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UW-Madison emeritus professor helps travelers navigate global kitchens [The Capital Times]

June 12, 2008

Susan Troller —  6/12/2008 for The Capital Times

Joan Peterson is the author of the Eat Smart series of travel guides for food lovers, which helps people discover the culture of a country through its cuisine. She hopes to give travelers the knowledge — and confidence — to find authentic dining experiences, even in places where the language is unfamiliar.

“There’s only one way to truly get to the heart of a culture and that’s through the cuisine. That’s my mantra, and I live it,” Peterson said.

77 Square talked to Peterson recently about her new book, “Eat Smart in Sicily,” the Eat Smart series and her career path from biochemistry researcher at the University of Wisconsin-Madison to culinary tour operator and author of award-winning food travel guides.

How did someone with a biochemistry background become the author of the Eat Smart travel guides?

My husband and I always really loved travel in other countries. The impetus probably began back in 1971 when we had an opportunity to tour for 4 months entertaining U.S. troops in Japan and several other Pacific Rim countries because he’s a playwright, and a UW Extension professor in theater and music.

We especially enjoyed learning about the cultures of the countries we visited through the food. We took any opportunity to visit the awesome local markets. We discovered how much people love sharing their culture when we asked about family recipes, or where food came from or how it was prepared. An interest in food transcends many language barriers.

Initially I began making lists of words and helpful phrases as guides for myself, doing the research before we took a trip so we’d have some background. There wasn’t much available.

Was there a particular moment when you decided to create a guide for other travelers?

We were in Portugal and the next trip we were planning was to Brazil, so by default that was the first travel guide. What I’d learned over a number of years was that the available information — if you wanted to really experience local food — was woefully inadequate.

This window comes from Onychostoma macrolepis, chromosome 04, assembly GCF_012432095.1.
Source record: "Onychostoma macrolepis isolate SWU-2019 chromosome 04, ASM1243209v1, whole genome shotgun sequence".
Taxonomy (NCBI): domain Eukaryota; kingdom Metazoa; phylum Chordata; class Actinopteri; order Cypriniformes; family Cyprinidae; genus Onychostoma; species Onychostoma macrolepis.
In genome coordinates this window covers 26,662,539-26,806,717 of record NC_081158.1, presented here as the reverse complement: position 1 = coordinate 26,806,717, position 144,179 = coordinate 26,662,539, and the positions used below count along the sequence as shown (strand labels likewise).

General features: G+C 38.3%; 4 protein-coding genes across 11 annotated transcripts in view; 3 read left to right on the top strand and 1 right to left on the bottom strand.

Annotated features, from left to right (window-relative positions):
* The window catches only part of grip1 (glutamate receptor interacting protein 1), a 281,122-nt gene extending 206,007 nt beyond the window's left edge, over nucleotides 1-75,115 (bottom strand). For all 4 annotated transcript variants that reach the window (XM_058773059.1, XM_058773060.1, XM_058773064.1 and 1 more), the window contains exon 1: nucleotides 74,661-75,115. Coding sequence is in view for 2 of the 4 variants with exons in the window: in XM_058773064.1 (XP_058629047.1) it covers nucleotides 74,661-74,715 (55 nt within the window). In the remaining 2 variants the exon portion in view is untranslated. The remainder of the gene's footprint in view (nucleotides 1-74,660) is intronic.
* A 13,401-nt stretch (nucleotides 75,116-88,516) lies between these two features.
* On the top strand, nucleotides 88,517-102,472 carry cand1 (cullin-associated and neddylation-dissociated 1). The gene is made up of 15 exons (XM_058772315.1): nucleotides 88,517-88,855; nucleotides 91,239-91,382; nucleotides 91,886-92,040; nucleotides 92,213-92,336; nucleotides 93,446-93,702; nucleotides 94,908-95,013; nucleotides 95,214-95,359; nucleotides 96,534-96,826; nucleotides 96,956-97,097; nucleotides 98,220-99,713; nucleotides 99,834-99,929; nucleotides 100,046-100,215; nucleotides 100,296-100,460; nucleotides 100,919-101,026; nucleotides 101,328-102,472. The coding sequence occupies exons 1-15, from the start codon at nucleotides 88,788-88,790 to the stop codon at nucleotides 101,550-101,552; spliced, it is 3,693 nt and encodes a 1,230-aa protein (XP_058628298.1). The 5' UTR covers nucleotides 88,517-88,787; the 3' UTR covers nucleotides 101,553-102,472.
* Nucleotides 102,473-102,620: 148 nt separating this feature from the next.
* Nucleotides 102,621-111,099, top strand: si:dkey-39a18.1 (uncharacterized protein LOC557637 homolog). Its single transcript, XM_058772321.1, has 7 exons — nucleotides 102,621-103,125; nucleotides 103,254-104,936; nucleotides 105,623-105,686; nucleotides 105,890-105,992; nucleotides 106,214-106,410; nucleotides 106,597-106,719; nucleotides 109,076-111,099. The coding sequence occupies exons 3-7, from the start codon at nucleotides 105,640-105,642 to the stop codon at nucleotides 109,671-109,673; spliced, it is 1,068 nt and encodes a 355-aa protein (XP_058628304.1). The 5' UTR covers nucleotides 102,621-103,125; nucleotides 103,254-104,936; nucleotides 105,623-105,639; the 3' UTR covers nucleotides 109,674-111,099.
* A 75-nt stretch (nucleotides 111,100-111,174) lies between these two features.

Originally I was only going to include menu and food items, with food glossaries and phrases, but it grew into including background notes and research about the cuisine, and also included some recipes.

The guides began as a moonlighting job, and they kept growing until their siren song took me out of the lab.

What’s the process like for creating one of the Eat Smart guides?

I begin creating lists of food and useful phrases, as well as researching recipes and food background, long before I go to a country. Then I can verify that everything is correct by talking with chefs, and those who know firsthand about the food. I make a point of making many contacts with food lovers wherever I’m traveling, and I may take some classes, too.

I do want to say we’re really fortunate to live in Madison because there’s such a vast wealth of information about foods and culture through the university community.

You’ve made it a point to go off the beaten track. Can you describe any particularly unusual experience?

Probably one of the most unusual was when we were planning to have a meal at someone’s home near the medina (native section) in Fez (in Morocco). We had a guide, and it was a good thing, because (otherwise) we’d probably still be there! It wasn’t easy to find our way around. We were told it was an auspicious day for a feast, and we noticed there were many young bulls tied up outside of peoples’ homes.

We wound up climbing four flights of stairs to the home where we were going to be eating. There on the floor was a dead, decapitated bull, ready to be butchered. It was really a surprising thing to see up four flights of stairs. But what an honor to be witnesses to the beginning of preparing meat for a family for the winter.

The latest Eat Smart guide is about Sicilian food. What did you learn, and what’s unique?

Sicily was an impoverished island until fairly recently, and you still sometimes see people foraging for things like wild fennel or other wild vegetables and greens. Even today, when it’s much more prosperous, Sicilian cooks are very imaginative, very inventive. One woman I met made a liqueur from foraged ingredients. Sweet and sour eggplant (caponata) is a delicious Sicilian specialty; Sicilian bread is excellent. A dish known as involtini is flattened meat or fish wrapped around a stuffing of bread crumbs, spices, pine nuts and currants. Sicily also has a great tradition of high-quality cheeses and dolci, or sweets.

You’ve written or co-authored nine Eat Smart guides. What country is next?

Most likely Vietnam, followed by Norway.

Have you ever thought about doing a guide for food in an English-speaking country, like Ireland or even the U.S.?

Probably not. I haven’t chosen English-speaking countries because I’d have to change formats completely. The glossary and menu guide are such an important part of the format.

You do culinary tours also, right?

They grew out of the books, and they’ve been a lot of fun. We’re going to Morocco for 10 days in October. It’s limited to a dozen participants so we can all sit at the same table. We take cooking classes, go to markets and learn the culture through food. We also see some of the important sites so it’s not just about the food, but the food is spectacular. Anyone who is interested can go to our Web site at www.ginkgopress.com for more information.

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